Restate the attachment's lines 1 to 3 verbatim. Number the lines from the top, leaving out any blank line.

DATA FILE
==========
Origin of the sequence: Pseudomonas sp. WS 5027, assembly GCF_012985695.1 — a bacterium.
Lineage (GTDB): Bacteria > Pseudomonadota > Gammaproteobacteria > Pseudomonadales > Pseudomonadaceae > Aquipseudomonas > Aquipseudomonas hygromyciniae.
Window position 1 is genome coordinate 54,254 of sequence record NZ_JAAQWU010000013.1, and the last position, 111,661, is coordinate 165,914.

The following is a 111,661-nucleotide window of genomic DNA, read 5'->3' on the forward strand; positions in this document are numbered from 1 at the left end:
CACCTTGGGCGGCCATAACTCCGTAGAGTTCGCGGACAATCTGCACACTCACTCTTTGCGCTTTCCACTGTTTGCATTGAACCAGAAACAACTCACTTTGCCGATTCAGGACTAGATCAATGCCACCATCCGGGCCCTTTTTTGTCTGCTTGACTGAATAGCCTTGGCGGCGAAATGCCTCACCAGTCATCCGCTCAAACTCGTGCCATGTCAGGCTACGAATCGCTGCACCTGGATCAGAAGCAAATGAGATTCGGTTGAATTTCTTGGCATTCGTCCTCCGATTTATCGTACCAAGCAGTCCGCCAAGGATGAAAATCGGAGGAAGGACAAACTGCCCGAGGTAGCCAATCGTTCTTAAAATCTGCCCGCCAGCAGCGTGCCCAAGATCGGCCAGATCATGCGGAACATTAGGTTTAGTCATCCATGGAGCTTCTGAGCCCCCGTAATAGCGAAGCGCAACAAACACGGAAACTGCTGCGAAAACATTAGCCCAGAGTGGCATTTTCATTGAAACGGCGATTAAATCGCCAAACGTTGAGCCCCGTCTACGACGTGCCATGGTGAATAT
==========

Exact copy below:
Origin of the sequence: Pseudomonas sp. WS 5027, assembly GCF_012985695.1 — a bacterium.
Lineage (GTDB): Bacteria > Pseudomonadota > Gammaproteobacteria > Pseudomonadales > Pseudomonadaceae > Aquipseudomonas > Aquipseudomonas hygromyciniae.
Window position 1 is genome coordinate 54,254 of sequence record NZ_JAAQWU010000013.1, and the last position, 111,661, is coordinate 165,914.